In Part I, we laid a foundation for what representation means in the church. In Part II, we are going to look at how this exists in practice, particularly regarding the General Synod.
The General Synod apportions delegates proportionally. Every classis is able to send two ministers and two elders, and larger classes are able to send additional delegates following the formula in BCO, 1.IV.1. Delegates are apportioned by confessing membership within a classis. While this seems a right thing to do, and we may assume that it has always been this way, fewer things could be farther from the truth. In fact, apportioning delegates by confessing membership is a relatively recent introduction into the order.
The church order of Dort in 1619 called for the General Synod to be composed of two ministers and two elders from each Particular Synod (1619, Art. L). Of course, this never happened, but it is worth noting because the Dortian order served as the basis for the church order of the newly independent Reformed Church in North America, and remnants of Dort can still be seen to this day.
When the newly independent (what would come to be called) Reformed Church in America first established its constitution, it took the church order of Dort as the basis, and appended the Explanatory Articles to address the nuances of its context. Because of the context and situation that the Reformed found themselves in, they determined that an alternative arrangement for the General Synod would be required. As such, in the earliest days, the General Synod functioned as a convention, that is, “all the Ministers, with each an Elder; and also, an Elder from every vacant congregation” (1792, Art. LIII). This was to be maintained until it was desirable to organize it in a different way.
That new way to form the Synod began in 1800, when a new particular synod was formed, the classes were rearranged, and the General Synod became a delegated body, with eight ministers and eight elders from each particular synod, providing that no more than two ministers and elders come from the same classis. (MGS 1800, 279, 303).
This plan, however, did not last long, and in 1812 it was determined that three ministers and three elders from each classis would be nominated to the particular synod as delegates to the General Synod. This was brought into the church order of 1833 (II.V.82). In 1874, the concept of proportionality was first introduced.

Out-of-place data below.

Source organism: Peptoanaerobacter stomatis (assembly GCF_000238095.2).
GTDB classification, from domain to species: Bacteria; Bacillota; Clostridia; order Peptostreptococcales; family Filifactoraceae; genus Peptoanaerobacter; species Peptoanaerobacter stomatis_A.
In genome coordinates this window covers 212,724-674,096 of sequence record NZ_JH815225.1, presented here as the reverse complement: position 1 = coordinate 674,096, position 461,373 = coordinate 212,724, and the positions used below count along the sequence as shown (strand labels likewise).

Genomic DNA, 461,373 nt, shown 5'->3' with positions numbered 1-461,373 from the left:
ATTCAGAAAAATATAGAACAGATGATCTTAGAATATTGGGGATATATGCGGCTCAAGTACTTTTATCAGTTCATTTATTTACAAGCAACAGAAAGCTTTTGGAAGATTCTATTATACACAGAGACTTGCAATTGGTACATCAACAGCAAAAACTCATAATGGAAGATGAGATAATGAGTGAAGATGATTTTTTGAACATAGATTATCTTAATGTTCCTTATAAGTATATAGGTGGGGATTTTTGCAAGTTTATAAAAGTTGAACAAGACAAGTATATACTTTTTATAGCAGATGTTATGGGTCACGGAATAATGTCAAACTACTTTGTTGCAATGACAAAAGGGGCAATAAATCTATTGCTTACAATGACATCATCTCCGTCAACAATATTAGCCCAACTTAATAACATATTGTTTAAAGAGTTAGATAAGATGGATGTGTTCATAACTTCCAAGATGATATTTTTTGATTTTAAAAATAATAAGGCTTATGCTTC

In the church order of 1874, each classis was to nominate three ministers and three elders to their particular synod for appointment as delegates to the General Synod (as before), but this time, classes with more than fifteen churches were given one additional minister and one additional elder for every five additional churches. (1874, IX.70). Proportionality by churches continued to be the practice into the beginning of the twentieth century. It was not until 1909 that proportionality was based on confessing (communicant) membership.
This brief historical overview shows that proportionality is not the historical practice of the Reformed, nor ought it be a given. Indeed, apportionment of delegates by confessing membership is just over one hundred years old, which considering the life of the Reformed Church in North America, is a relatively recent addition.
But even beyond this, there is something more fundamental at stake. To focus on numerical representation, and accusations of over- or under-representation is a symptom of moving our gaze off of Christ and embracing the values of the world, not of the Kingdom of God.
It is at this point that we must be careful to be able to distinguish the different value systems at play: values that we embrace as citizens of nation-state and values that we must embody as members of the body of Christ. At times these values may be similar, many times they are divergent, but they are never synonymous.
A representative democracy finds its authority, its mandate, in the consent of the governed. Which is why we espouse (even if we do not act in accordance) in a principle of one person-one vote, and that larger populations should have a larger influence. Further, with a few notable exceptions, the assumption is that the will of the majority ought to prevail. However, the church does not operate via the consent of the people.
The church, on the other hand, finds its authority, its mandate, from Christ and through the Scriptures, as they witness to Christ. Indeed, the rule of the majority is never a value of either the Reformed tradition nor of the Gospel. The Belgic Confession is, at least, cautious about a majority as we read,
And this holy church is preserved by God
against the rage of the whole world,
even though for a time
it may appear very small
to human eyes–
as though it were snuffed out.
during the very dangerous time of Ahab